“Brig Jane and Cutter Beaufoy in the Latitude of 74°15’ South, Returning Northward, 20th, Feb., 1823,” A Voyage Towards the South Pole, Performed in the Years 1822-1824, 1827, From The Library at The Mariners’ Museum, G850.1822.W3 rare.
1787 CE - 1834 CE
- Primary Goal:
To discover sealing grounds south of South America.
Reached the farthest south at that time and discovered the Weddell Sea.
James Weddell was born in London on August 24, 1787. Not long after his birth, his father died. With little money in the family, Weddell joined the Royal Navy at nine years old and was placed on his elder brother Charles’ ship, the Swan. After six months, he was discharged and in 1805 he was bound to a captain on a collier. Bonding was a way families could guarantee a trained profession for their sons if they had little money. The family paid the captain a sum to keep the boy, training him to be a sailor and eventually a captain. But many boys like Weddell found their captains to be harsh, working them as they would slaves, with little training. While in the West Indies, Weddell was charged with striking his captain and he was put onto the navy ship Rainbow, guilty of insubordination and mutiny.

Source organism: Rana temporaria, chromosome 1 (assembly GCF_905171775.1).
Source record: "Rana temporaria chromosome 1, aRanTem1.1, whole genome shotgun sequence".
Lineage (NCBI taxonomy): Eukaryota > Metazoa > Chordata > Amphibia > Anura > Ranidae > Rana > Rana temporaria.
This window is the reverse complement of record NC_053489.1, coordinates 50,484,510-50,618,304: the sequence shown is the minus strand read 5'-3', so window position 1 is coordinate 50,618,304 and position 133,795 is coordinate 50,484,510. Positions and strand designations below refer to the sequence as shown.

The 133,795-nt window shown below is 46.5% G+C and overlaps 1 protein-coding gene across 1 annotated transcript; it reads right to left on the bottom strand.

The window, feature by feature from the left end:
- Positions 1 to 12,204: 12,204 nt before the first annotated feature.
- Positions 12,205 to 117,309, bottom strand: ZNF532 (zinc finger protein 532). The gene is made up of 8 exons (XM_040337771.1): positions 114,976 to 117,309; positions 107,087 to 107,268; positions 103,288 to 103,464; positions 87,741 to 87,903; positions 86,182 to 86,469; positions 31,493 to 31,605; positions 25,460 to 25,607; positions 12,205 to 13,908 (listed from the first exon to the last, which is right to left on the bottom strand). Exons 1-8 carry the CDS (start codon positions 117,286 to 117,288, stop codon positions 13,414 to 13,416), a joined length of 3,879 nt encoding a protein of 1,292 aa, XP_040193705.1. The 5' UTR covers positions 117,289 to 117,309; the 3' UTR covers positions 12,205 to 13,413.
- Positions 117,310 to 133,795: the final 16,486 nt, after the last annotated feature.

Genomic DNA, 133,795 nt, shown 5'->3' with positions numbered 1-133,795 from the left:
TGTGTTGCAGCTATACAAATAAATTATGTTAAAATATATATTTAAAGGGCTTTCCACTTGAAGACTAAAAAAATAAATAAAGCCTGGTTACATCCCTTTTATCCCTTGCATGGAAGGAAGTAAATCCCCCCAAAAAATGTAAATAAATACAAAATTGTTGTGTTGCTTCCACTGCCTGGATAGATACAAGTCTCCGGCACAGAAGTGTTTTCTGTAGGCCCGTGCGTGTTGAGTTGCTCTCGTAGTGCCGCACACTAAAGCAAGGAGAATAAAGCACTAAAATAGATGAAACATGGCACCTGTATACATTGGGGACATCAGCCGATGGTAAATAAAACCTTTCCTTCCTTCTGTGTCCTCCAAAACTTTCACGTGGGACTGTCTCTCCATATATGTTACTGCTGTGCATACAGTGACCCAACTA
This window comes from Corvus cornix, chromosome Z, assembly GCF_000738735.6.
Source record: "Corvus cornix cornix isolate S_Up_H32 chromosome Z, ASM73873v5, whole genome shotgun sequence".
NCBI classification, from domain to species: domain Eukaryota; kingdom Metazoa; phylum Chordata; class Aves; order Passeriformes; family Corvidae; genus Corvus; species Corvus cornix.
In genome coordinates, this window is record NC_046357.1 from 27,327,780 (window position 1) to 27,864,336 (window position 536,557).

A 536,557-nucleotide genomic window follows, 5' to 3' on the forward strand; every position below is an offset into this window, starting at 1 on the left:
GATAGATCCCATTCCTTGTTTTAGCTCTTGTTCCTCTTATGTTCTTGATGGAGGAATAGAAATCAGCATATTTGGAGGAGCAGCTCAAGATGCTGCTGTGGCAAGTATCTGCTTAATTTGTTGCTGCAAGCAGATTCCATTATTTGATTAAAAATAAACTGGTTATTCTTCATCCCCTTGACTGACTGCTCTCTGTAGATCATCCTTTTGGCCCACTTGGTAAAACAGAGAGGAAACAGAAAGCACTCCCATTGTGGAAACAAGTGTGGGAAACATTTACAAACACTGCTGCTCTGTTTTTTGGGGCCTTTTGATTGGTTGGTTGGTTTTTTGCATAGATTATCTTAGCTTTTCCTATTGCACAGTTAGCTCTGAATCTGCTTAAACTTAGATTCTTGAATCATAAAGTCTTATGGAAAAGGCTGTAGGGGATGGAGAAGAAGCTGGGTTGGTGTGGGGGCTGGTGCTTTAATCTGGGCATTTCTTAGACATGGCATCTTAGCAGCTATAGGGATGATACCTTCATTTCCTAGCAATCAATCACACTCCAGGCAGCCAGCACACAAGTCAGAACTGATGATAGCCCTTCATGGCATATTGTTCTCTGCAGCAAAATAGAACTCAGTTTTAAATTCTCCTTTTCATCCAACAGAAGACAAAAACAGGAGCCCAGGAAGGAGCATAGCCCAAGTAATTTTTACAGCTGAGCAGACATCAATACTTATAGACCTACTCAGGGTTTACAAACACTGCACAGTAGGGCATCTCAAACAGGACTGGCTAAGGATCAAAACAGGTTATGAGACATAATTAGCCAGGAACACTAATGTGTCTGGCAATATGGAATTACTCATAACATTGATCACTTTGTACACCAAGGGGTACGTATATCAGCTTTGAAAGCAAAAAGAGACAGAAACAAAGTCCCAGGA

In 1810, Weddell actually volunteered for service in the Royal Navy and began moving up the ranks. He was promoted to master in 1812 on the Hope. After the wars with France, Weddell was paid off in 1816, and joined merchant voyages to the West Indies.
Weddell continued to master the Jane, working as a merchantman. The Jane began to leak beyond repair and the ship was left to sink in the Azores. Since Weddell had put his own money into the ship, he was now broke. He took on paid employment as a ship’s captain, which was terribly degrading to a man who had once been his own master. In 1830, he sailed on the Eliza for Australia and Tasmania, and when he returned to England in 1832, he retired. Weddell died September 9, 1834 in poverty.
These true seals were discovered and named by James Weddell while sailing in what is now called the Weddell Sea. These seals are not migratory, not afraid of man, and can survive in fast moving ice flows. They eat fish, squid, and penguins. They can also hold their breath for 43 minutes. These seals were hunted for the dog food market, but now are protected by the Convention for the Conservation of Antarctic Seals.